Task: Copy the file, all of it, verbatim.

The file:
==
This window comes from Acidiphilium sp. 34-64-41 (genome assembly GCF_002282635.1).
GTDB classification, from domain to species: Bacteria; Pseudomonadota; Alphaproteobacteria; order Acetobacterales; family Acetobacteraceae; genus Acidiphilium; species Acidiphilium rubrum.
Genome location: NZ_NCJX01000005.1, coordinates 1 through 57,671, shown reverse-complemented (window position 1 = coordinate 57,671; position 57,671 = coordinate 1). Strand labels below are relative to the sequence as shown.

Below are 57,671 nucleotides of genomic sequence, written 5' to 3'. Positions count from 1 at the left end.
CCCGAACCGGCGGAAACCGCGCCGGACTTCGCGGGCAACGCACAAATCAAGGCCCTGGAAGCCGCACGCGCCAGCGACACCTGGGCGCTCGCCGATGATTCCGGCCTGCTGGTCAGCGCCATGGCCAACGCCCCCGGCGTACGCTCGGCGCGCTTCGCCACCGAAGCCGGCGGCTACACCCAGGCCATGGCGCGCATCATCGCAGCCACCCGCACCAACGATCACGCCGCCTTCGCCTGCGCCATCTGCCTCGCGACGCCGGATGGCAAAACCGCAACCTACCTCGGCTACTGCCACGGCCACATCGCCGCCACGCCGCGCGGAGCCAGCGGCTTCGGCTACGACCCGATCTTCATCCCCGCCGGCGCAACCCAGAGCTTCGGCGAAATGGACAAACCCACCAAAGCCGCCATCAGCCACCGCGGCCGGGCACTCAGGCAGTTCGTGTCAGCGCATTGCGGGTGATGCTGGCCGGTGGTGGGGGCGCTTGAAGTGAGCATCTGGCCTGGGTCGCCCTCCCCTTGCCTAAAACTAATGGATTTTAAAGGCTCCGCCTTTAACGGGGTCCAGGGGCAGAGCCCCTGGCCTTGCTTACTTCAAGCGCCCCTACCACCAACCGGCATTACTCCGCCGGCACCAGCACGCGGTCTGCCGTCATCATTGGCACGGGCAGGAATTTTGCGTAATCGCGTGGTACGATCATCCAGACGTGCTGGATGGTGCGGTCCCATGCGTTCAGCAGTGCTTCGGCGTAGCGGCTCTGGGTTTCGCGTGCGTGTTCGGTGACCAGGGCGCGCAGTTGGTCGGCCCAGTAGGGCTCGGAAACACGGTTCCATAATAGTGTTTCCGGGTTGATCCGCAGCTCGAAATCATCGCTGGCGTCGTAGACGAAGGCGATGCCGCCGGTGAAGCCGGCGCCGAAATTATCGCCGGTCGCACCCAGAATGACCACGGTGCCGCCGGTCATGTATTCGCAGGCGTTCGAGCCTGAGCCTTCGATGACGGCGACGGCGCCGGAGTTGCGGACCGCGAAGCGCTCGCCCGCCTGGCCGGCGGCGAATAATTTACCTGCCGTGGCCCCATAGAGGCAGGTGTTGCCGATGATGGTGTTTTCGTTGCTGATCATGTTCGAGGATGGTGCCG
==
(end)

This window comes from Acidiphilium sp. 34-64-41 (genome assembly GCF_002282635.1).
GTDB classification, from domain to species: Bacteria; Pseudomonadota; Alphaproteobacteria; order Acetobacterales; family Acetobacteraceae; genus Acidiphilium; species Acidiphilium rubrum.
Genome location: NZ_NCJX01000005.1, coordinates 1 through 57,671, shown reverse-complemented (window position 1 = coordinate 57,671; position 57,671 = coordinate 1). Strand labels below are relative to the sequence as shown.

Below are 57,671 nucleotides of genomic sequence, written 5' to 3'. Positions count from 1 at the left end.
CCCGAACCGGCGGAAACCGCGCCGGACTTCGCGGGCAACGCACAAATCAAGGCCCTGGAAGCCGCACGCGCCAGCGACACCTGGGCGCTCGCCGATGATTCCGGCCTGCTGGTCAGCGCCATGGCCAACGCCCCCGGCGTACGCTCGGCGCGCTTCGCCACCGAAGCCGGCGGCTACACCCAGGCCATGGCGCGCATCATCGCAGCCACCCGCACCAACGATCACGCCGCCTTCGCCTGCGCCATCTGCCTCGCGACGCCGGATGGCAAAACCGCAACCTACCTCGGCTACTGCCACGGCCACATCGCCGCCACGCCGCGCGGAGCCAGCGGCTTCGGCTACGACCCGATCTTCATCCCCGCCGGCGCAACCCAGAGCTTCGGCGAAATGGACAAACCCACCAAAGCCGCCATCAGCCACCGCGGCCGGGCACTCAGGCAGTTCGTGTCAGCGCATTGCGGGTGATGCTGGCCGGTGGTGGGGGCGCTTGAAGTGAGCATCTGGCCTGGGTCGCCCTCCCCTTGCCTAAAACTAATGGATTTTAAAGGCTCCGCCTTTAACGGGGTCCAGGGGCAGAGCCCCTGGCCTTGCTTACTTCAAGCGCCCCTACCACCAACCGGCATTACTCCGCCGGCACCAGCACGCGGTCTGCCGTCATCATTGGCACGGGCAGGAATTTTGCGTAATCGCGTGGTACGATCATCCAGACGTGCTGGATGGTGCGGTCCCATGCGTTCAGCAGTGCTTCGGCGTAGCGGCTCTGGGTTTCGCGTGCGTGTTCGGTGACCAGGGCGCGCAGTTGGTCGGCCCAGTAGGGCTCGGAAACACGGTTCCATAATAGTGTTTCCGGGTTGATCCGCAGCTCGAAATCATCGCTGGCGTCGTAGACGAAGGCGATGCCGCCGGTGAAGCCGGCGCCGAAATTATCGCCGGTCGCACCCAGAATGACCACGGTGCCGCCGGTCATGTATTCGCAGGCGTTCGAGCCTGAGCCTTCGATGACGGCGACGGCGCCGGAGTTGCGGACCGCGAAGCGCTCGCCCGCCTGGCCGGCGGCGAATAATTTACCTGCCGTGGCCCCATAGAGGCAGGTGTTGCCGATGATGGTGTTTTCGTTGCTGATCATGTTCGAGGATGGTGCCG